1) Put your tax documents in hibernation: Time for those W-2s and receipts to catch some Zzzs in a secure place. Don’t throw them away, though: you may need to reference them if the IRS alerts you of mistakes that need to be corrected on your tax return, or if the IRS audits you.

2) Thank your tax preparer: Give a shout-out to anyone who helped you file this tax season, including CPAs or even your spouse. This is their busiest season, after all. Tax professionals can help beyond the preparation by reviewing amended returns, protecting against audits, and addressing back taxes.

3) Look for your tax refund to hit your bank account: Expecting a federal tax refund? The average federal tax refund is $2,895, which could mean it’s time to get those new shoes you’ve been eyeing. Your bank statement will show the extra cash typically within 21 days of your filing date. You can check with the IRS “Where’s My Refund?” tool for more information on your expected refund.

4) Have a glass of wine: Sit back and relax – you’ve earned it. #Cheers

Not celebrating this Tax Day because of owed back taxes? Tax Defense Network can help find the best solution for your situation and negotiate with the IRS on your behalf. It’s easy and free to get started. Call to speak with a tax analyst for your no-cost, no-commitment consultation today at 877-588-1098.

6 Ways the IRS Budget Cut Affects Taxpayers

September 20, 2017

The White House is saying “snip, snip” to the IRS’s budget this year, but not for the first time. The agency’s allowance has been cut by 20 percent in just seven years, even though it collects $4 for every $1 spent. Some Americans may be celebrating, expecting a seemingly less stressful tax year, but a slashed IRS means things like less funding for our nation’s many government programs, a wider tax gap, and more problems for everyday Americans who answer to Uncle Sam.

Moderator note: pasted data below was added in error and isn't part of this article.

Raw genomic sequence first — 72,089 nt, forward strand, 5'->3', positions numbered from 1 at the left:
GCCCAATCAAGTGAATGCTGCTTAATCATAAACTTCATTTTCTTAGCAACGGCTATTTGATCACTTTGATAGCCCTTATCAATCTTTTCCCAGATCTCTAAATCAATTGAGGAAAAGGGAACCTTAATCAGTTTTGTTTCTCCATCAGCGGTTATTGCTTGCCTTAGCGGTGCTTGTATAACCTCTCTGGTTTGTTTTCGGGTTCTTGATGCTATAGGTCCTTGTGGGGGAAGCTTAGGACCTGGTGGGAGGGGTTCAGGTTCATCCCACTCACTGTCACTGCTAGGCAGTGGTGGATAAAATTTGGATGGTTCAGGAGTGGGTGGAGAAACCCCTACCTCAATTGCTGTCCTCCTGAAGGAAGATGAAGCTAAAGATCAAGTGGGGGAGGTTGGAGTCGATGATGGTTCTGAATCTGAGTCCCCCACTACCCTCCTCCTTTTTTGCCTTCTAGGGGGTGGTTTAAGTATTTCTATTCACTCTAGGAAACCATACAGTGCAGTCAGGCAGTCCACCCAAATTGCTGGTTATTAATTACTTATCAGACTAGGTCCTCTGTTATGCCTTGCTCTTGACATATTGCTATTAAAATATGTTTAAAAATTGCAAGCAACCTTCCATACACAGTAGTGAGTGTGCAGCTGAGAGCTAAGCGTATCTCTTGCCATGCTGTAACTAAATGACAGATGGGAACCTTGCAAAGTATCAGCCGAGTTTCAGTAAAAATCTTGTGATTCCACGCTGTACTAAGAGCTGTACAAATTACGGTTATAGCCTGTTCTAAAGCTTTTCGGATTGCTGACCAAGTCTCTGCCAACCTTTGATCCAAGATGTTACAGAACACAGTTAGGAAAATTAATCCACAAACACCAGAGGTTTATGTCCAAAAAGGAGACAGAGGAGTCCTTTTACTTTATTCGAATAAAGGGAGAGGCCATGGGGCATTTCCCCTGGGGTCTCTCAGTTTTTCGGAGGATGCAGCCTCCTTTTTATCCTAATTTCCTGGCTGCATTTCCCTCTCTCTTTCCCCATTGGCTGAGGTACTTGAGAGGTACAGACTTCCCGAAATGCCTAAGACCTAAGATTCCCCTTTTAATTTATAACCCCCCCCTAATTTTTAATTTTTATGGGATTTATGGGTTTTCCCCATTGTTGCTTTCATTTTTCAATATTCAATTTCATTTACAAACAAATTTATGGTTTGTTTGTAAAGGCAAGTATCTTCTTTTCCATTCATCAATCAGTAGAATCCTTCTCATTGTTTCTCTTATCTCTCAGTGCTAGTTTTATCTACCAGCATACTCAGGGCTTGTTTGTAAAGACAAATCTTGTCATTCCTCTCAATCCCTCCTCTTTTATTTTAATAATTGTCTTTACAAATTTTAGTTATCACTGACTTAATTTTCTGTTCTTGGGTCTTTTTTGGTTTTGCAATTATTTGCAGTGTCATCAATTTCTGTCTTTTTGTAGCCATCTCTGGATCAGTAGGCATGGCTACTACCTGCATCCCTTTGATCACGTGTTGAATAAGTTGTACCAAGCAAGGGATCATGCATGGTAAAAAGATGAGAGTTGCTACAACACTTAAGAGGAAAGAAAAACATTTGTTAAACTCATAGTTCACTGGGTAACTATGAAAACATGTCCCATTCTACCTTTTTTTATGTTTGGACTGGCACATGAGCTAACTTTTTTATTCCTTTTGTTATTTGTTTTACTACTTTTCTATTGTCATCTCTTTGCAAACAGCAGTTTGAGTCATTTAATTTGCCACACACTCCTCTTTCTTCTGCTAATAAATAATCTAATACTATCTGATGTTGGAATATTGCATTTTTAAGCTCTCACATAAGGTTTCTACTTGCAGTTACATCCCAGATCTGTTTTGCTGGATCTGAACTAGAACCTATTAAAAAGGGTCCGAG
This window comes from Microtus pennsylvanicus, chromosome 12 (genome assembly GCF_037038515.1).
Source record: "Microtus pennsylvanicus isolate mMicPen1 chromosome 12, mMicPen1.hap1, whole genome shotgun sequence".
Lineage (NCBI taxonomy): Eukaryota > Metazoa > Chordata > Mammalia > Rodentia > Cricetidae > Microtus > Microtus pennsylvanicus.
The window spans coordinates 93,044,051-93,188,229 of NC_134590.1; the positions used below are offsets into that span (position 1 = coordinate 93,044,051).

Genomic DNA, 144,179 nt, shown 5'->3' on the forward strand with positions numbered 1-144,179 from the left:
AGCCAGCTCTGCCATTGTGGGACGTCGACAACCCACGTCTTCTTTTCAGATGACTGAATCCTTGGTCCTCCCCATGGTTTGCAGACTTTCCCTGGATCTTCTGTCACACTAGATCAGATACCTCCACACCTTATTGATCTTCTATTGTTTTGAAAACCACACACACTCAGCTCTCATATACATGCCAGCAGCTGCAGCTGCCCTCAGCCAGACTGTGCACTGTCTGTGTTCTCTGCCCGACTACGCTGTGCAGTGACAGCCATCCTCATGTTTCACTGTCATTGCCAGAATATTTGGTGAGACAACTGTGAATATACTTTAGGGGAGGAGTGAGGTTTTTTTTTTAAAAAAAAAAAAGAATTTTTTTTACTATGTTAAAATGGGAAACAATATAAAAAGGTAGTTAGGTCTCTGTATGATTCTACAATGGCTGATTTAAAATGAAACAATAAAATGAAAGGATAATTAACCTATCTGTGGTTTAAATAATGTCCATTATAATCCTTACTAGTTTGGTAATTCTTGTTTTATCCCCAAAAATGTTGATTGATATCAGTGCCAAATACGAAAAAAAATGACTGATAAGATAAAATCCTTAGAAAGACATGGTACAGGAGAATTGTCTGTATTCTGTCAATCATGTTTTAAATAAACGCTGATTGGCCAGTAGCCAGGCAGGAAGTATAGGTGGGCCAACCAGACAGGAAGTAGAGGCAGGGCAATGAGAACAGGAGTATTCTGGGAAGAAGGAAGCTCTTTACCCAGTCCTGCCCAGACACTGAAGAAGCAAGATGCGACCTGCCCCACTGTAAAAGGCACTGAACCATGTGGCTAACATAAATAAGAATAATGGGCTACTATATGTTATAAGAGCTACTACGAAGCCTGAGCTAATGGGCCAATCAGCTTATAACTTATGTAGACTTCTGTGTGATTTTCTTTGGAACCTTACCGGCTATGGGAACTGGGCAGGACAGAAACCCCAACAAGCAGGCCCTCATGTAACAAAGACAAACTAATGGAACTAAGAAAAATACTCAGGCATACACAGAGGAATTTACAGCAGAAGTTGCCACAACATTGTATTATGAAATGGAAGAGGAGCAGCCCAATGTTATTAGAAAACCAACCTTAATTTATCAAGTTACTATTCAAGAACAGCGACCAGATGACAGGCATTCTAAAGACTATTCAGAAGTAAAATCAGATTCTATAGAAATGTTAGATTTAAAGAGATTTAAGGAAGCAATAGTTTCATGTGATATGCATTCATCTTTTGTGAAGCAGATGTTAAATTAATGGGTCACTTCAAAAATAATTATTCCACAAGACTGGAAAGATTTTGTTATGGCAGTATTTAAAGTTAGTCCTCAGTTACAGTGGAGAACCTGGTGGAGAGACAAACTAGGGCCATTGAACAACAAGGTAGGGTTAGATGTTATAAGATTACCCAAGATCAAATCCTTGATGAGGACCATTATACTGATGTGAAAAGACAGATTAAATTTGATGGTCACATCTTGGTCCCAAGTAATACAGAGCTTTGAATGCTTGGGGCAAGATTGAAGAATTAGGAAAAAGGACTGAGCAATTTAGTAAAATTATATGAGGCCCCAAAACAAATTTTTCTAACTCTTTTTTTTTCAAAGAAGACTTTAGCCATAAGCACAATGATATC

Here are six repercussions the IRS budget cuts have on taxpayers:

1. A slower (and downright miserable) customer experience – Call the IRS and you’ll likely sit on hold for over 30 minutes listening to Muzak. Due to staffing cuts over the years, the IRS doesn’t have the resources to provide efficient service for its overwhelming number of callers – both on and off tax season. Not only that, but many representatives who are answering calls are less equipped to deal with your issues quickly due to lack of training.

2. Fewer, less experienced, or even unethical representatives – An understaffed IRS does more than just hold up customer service lines – it delays Revenue Officer case assignment and adds to the timeline in which you resolve your tax debt. To fill the talent gap, the IRS rehired over 200 employees that have been fired for unethical behavior, like fraud, theft, and even taxpayer data abuse. The people you are supposed to trust could be a danger to your financial life.

3. Clunky and unsafe service-automation processes – Fewer humans means more robots. And for the IRS, the robots don’t quite measure up. For example, taxpayers have the right to appeal an IRS decision with a local Appeals or Settlement Officer, but 12 states are without any qualified local appeals staff. To discourage in-person appeals, the IRS has released a telecommunication system within its centralized appeal office. Non-local Officers understand less about local businesses’ challenges, are out of tune with regional issues and are lower-ranked employees who lack expertise and experience.

The IRS believes that technology can replace the local expertise at a lower cost, but this hasn’t yet shown true. In fact, visits to the IRS website decreased by 4.1 percent despite the push for more online services (enough to make that 30+ minutes on hold sound tempting). This combination of a limited local presence and a poor attempt at replacement with technology ultimately leaves taxpayers who need help out to dry.

4. A lack of taxpayer outreach and education – You may think the government is a pro when it comes to confusing the public about taxes, but the IRS wants you to be informed about (and comply with) tax law. Unfortunately, taxpayers are left in the dark due to lack of awareness and education when only four percent of the “Taxpayer Services” budget goes to working with organizations such as state tax authorities and volunteer groups (most of this budget goes to processing returns). More cuts will continue to widen the gap of outreach and support.